Parents often spend hours pouring over baby naming books and websites in an effort to find just the right name for their little one.
It’s an important decision with lasting consequences. After all, it’s the name you’ll spend a lifetime calling out and the moniker your child will likely be saddled with for the rest of their life.
But these days, new moms and dads are finding baby name inspiration in some strange places. Instead of picking a name from a list or book, parents are tapping into their patriotic spirit for inspiration. Some are even going so far as to shell out thousands of dollars to have a professional name their baby.
Inspired by politics
Ahead of the upcoming presidential election, a few names seem to have taken up permanent residence in the headlines. Those names also seem to have ended up on the noggins of parents tasked with naming their new baby.
BabyCenter analyzed over 15,000 names registered on its site and found that politics may be responsible for casting the spotlight on several newly popular names.
The name Hillary has risen 142% since this time last year, and Bill has seen a 113% increase in popularity. Trump and his family have also inspired baby names, although to a lesser extent. The name Donald rose 8%, Melania by 36%, and Ivanka saw a 4% increase in popularity.
Not much happening on the Bernie front, however. The name Bernard fell by 50% and there have been no boys or girls named Bernie in the past six months, according to the site.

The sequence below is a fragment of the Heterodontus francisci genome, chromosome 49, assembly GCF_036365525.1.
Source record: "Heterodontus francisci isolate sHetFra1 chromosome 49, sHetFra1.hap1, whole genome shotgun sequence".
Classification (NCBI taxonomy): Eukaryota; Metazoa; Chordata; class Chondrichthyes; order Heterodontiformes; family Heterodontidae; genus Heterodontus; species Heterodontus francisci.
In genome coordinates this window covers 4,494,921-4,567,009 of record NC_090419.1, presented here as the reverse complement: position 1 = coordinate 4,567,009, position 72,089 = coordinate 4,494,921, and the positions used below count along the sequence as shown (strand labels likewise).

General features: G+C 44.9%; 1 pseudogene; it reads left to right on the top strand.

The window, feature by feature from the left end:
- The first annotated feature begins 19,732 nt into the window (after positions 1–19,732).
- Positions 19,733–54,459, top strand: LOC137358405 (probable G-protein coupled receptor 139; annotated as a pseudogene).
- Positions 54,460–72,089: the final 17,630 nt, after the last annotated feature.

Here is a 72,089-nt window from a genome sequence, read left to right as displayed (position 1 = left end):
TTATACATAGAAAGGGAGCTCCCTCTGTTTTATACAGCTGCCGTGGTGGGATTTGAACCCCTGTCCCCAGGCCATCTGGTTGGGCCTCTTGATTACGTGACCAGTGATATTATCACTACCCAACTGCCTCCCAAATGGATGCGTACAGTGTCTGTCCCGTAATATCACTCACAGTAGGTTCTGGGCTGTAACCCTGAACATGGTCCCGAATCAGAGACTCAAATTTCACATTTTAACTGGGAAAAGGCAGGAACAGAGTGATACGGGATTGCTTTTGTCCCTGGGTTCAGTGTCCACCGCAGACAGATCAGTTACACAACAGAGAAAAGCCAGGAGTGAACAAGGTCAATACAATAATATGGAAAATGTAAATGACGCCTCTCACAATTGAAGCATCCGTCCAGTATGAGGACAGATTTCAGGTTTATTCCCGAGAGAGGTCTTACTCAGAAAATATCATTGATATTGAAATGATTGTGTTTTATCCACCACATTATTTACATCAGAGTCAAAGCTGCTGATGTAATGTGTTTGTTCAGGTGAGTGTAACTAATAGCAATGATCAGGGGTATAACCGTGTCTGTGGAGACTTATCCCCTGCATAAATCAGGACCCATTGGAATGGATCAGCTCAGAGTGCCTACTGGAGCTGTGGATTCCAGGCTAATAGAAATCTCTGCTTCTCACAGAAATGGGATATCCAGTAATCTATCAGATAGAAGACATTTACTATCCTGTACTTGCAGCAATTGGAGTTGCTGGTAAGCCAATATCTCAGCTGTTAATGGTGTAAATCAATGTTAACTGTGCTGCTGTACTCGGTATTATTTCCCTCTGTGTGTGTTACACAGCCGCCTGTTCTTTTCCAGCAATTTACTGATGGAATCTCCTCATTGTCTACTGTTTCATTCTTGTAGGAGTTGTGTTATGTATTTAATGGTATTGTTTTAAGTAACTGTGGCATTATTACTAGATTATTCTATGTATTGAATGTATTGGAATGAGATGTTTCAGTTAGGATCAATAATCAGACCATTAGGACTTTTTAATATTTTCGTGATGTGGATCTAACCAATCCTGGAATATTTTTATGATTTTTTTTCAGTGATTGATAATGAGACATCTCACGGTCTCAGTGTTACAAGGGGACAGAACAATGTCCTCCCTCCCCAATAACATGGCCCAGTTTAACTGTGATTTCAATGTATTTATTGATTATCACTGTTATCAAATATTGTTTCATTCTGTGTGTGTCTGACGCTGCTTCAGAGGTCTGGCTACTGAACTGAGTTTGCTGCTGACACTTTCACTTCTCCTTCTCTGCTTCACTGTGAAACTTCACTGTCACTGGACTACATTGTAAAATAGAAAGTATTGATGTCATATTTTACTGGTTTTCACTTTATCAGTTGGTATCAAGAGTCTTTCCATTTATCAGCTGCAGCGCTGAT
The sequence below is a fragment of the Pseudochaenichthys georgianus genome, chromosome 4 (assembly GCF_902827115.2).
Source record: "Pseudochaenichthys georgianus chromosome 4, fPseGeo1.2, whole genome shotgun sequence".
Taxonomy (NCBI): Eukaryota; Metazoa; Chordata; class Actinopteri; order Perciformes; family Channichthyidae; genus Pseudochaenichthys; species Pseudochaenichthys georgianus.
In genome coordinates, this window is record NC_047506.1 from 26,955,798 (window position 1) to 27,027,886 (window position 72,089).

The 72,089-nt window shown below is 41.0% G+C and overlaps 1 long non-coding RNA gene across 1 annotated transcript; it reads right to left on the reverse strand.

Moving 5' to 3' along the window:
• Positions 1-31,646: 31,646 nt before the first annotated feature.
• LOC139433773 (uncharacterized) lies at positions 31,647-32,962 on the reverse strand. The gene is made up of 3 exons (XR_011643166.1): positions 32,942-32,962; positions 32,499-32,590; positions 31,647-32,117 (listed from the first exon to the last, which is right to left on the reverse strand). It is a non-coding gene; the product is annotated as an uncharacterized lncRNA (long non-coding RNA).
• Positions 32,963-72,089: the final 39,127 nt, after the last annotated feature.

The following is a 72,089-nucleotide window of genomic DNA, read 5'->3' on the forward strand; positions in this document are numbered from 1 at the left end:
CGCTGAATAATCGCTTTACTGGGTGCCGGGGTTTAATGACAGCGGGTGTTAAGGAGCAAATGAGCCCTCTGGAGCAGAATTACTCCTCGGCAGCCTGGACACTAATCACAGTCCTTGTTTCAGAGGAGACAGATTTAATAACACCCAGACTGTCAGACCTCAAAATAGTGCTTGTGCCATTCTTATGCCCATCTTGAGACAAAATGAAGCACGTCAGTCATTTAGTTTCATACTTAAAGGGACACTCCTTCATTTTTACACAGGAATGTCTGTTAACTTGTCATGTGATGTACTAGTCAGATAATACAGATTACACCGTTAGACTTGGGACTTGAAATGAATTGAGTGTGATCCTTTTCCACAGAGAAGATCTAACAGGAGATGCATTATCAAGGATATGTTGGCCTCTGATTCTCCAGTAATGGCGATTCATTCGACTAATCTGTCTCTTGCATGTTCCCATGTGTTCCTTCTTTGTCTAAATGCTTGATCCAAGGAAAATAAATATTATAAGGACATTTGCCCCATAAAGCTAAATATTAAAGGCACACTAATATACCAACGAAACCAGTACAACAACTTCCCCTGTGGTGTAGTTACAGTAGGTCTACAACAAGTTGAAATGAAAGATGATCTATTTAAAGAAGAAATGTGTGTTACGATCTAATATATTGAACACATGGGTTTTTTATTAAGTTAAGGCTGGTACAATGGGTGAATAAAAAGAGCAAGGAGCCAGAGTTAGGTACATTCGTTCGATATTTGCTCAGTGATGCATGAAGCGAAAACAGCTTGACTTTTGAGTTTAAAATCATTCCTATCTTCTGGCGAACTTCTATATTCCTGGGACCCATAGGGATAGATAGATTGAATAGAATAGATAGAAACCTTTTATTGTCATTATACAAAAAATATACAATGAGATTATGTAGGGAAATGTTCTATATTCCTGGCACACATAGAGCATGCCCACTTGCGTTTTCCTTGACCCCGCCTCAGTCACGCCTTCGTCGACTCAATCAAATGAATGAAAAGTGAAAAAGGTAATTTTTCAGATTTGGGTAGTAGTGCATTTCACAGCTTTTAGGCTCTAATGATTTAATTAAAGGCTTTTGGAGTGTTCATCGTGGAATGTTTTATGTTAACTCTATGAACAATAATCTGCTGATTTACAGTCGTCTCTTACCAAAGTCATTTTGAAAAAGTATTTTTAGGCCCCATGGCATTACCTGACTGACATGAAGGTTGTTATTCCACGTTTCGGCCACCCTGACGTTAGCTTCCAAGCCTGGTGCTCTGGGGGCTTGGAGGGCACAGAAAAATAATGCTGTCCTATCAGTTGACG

Professional baby namers
Choosing a baby's name is a big decision. But is it a decision worth hiring a professional to help with? According to some parents, the answer is yes.
More parents are enlisting the help of professional baby namers, whose services can cost a pretty penny. In fact, one firm in Switzerland charges roughly $29,000 to devote several weeks and 100 hours to naming your baby, Bloomberg reports.
In addition to dedicating staggering amounts of time to the decision, professional baby namers also screen names for other qualities, such as whether the name has been trademarked or whether it has “an aggravating past.”
But professional baby naming experts also realize that a name is personal. That’s why baby namers like Sherri Suzanne, owner of New York’s My Name for Life, also make sure a name fits with a family’s background.
"While some criteria, like name popularity, can be measured and ranked objectively, I find that other qualities, like morality of a name or likelihood for success, are very subjective and vary from person to person, community to community and particularly generation to generation," she told Bloomberg.